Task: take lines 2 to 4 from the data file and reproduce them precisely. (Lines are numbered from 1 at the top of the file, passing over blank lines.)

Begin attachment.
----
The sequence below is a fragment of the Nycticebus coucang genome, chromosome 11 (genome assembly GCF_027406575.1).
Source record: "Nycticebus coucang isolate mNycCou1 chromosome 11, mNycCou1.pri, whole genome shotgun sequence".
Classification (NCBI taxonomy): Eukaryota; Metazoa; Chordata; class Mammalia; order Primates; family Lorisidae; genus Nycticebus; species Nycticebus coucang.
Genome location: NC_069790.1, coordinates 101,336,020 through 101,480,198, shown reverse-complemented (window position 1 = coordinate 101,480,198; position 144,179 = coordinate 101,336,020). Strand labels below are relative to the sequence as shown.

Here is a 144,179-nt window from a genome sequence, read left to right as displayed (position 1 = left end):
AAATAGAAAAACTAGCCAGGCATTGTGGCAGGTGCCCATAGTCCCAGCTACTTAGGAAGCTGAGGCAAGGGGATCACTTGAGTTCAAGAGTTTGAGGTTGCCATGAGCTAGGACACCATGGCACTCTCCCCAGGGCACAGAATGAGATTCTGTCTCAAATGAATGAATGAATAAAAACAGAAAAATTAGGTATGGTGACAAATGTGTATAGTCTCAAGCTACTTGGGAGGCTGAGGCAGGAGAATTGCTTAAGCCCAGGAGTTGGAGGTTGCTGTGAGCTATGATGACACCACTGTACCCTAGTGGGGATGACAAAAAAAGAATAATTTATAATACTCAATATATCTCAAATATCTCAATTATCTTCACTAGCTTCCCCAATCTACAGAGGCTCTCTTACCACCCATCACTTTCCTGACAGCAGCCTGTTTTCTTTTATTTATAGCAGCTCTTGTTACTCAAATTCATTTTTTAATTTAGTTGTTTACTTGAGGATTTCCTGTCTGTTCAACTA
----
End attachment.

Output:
Source record: "Nycticebus coucang isolate mNycCou1 chromosome 11, mNycCou1.pri, whole genome shotgun sequence".
Classification (NCBI taxonomy): Eukaryota; Metazoa; Chordata; class Mammalia; order Primates; family Lorisidae; genus Nycticebus; species Nycticebus coucang.
Genome location: NC_069790.1, coordinates 101,336,020 through 101,480,198, shown reverse-complemented (window position 1 = coordinate 101,480,198; position 144,179 = coordinate 101,336,020). Strand labels below are relative to the sequence as shown.